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Avoiding drones

There seems to be more and more drones, and there is no limits to the imagination of what they can be used for (by drone pilots at least). In the near future there will probably be more drones flying around than light aircraft. How to avoid them? what tools to use? ADS-B, FLARM, transponder. IMO it’s difficult enough to spot planes in the air, but drones is even worse, impossible in a practical sense.

EASA has made these regulations. Not exactly easy access

I’m not talking about RC aircraft or drones flown visually in close proximity to the pilot (VLOS), as this is unproblematic. This is only about drones that fly beyond visual range and/or autonomously/pre-programmed. Civilian drones only, as military drones is another matter entirely I think. The military tend to be much more professional about this, and already have certain air spaces in which they can operate and train, and of course they know air rules, regulations and practices.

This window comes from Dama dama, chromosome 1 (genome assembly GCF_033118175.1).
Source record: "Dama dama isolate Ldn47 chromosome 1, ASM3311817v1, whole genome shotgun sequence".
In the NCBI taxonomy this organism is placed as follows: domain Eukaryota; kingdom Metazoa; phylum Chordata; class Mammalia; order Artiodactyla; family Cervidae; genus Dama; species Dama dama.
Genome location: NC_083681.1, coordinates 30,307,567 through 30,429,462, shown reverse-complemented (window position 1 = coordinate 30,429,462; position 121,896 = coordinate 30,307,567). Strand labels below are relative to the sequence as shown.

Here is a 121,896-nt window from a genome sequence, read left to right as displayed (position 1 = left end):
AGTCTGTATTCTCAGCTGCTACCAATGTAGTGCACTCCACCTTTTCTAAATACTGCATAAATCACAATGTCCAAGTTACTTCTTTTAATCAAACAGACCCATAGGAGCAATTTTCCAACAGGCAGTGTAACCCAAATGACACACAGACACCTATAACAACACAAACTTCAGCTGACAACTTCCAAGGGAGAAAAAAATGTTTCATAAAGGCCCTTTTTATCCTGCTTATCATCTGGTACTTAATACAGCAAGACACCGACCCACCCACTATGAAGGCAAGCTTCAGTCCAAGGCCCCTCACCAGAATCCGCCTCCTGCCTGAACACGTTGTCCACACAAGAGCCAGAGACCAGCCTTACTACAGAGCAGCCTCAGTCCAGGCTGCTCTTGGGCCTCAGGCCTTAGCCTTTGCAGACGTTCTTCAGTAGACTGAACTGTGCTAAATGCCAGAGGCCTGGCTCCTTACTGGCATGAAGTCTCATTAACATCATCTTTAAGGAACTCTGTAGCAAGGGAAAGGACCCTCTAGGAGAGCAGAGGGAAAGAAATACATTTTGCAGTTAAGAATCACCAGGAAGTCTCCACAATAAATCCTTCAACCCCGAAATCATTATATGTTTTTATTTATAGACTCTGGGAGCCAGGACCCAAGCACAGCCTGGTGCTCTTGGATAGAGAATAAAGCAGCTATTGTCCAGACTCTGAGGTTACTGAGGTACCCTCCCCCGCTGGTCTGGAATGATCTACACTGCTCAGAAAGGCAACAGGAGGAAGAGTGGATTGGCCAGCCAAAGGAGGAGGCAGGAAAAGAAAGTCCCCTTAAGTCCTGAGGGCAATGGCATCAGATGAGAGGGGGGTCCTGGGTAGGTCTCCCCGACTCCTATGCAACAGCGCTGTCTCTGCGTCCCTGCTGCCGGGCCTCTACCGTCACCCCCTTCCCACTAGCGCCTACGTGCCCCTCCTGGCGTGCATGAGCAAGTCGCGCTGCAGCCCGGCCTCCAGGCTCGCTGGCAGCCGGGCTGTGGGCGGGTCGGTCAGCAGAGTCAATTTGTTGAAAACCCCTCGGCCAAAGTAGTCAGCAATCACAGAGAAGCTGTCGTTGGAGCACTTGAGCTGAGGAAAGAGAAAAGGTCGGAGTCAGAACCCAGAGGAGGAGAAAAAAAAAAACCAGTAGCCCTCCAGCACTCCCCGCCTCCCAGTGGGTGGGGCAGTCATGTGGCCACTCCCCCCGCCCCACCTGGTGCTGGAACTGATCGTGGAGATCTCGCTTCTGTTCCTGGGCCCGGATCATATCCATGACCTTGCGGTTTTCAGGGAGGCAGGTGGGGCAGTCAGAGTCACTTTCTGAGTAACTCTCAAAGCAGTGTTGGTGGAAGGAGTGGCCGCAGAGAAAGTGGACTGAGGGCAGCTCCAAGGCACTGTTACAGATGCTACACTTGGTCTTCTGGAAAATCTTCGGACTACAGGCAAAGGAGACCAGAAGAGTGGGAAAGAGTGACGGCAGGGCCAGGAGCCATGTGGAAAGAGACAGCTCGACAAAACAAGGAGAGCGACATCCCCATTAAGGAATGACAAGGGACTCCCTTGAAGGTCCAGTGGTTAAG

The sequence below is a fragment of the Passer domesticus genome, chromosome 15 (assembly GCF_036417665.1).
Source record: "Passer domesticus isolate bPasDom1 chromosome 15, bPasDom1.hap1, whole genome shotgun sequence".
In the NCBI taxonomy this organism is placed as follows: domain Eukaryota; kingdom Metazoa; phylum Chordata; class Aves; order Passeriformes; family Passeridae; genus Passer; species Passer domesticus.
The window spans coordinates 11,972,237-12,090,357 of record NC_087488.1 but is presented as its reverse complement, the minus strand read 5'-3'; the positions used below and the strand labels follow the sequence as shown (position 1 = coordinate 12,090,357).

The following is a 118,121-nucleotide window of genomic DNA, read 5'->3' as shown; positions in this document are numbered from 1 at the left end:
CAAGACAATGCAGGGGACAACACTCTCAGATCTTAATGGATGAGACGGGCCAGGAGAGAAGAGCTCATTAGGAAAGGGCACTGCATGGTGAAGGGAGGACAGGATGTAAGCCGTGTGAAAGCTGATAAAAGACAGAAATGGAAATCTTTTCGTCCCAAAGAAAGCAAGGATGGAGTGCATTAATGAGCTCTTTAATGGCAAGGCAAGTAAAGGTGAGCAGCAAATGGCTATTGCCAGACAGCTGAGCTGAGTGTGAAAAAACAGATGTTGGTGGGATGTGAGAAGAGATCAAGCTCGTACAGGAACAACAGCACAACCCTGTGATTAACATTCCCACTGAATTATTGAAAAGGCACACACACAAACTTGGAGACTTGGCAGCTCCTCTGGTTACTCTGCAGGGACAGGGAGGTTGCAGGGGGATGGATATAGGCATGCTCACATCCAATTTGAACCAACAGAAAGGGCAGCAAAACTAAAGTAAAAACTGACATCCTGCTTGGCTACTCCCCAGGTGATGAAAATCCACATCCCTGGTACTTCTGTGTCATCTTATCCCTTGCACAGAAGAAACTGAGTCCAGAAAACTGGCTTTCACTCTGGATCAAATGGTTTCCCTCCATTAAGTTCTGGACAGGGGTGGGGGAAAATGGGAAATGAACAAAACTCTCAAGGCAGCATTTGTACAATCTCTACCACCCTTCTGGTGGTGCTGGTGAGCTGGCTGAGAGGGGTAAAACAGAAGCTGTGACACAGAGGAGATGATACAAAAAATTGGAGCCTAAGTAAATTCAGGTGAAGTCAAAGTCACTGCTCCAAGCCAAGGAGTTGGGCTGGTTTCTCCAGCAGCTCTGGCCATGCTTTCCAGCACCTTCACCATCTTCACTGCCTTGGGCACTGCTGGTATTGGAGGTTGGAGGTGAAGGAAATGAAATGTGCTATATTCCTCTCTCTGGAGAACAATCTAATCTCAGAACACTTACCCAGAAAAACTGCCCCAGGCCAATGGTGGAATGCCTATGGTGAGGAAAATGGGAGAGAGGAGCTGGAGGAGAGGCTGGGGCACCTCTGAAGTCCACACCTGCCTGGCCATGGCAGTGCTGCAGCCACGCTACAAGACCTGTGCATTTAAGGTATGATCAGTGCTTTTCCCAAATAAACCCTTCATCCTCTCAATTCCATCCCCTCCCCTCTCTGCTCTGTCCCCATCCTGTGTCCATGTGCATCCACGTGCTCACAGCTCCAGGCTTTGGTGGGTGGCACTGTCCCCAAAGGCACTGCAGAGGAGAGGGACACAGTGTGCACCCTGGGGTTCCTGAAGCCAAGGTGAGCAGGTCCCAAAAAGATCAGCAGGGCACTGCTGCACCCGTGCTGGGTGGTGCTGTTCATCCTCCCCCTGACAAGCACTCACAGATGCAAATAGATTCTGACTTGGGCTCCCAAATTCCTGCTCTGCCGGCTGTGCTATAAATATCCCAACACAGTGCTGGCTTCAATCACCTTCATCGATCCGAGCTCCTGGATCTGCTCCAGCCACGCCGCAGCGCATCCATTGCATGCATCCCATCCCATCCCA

What triggered me about this is that they are starting a pilot project to deliver blood samples between two hospitals. The distance is 57 NM directly, a bit more following the route. This is to be flown by an aircraft looking drone, 1.5m wing span, and at 400 ft AGL. Out of nowhere this company puts a “heads up” on the club’s face book page, and a reference to a NOTAM that seems to be nonexistent (I can’t find it, but can find several other about drone operation).

The route is this:

I have no clue about drone operations, and start to ask him about how they are going to keep the basic principle of “see and be seen” in G airspace. He simply gives the reference to the EASA reg and say their drone is ARC-b. He also wonders about what to use in the future, ADS-B or FLARM etc. I take a look in that reg, and find this table:

Looking at the ARC-b column is says this:

The expectation is for the applicant’s DAA Plan to
enable the operator to detect approximately 50 %
of all aircraft in the detection volume2.

This is the performance requirement in the
absence of failures and defaults.
It is required that the applicant has awareness of
most of the traffic operating in the area in which
the operator intends to fly, by relying on one or
more of the following:
• Use of (web-based) real time aircraft tracking
services
• Use Low Cost ADS-B In /UAT/FLARM3/Pilot
Aware3
aircraft trackers
• Use of UTM/U-space Dynamic Geofencing4
• Monitoring aeronautical radio communications
(e.g. use of a scanner)5

Looks great, except when realizing what the reality is like: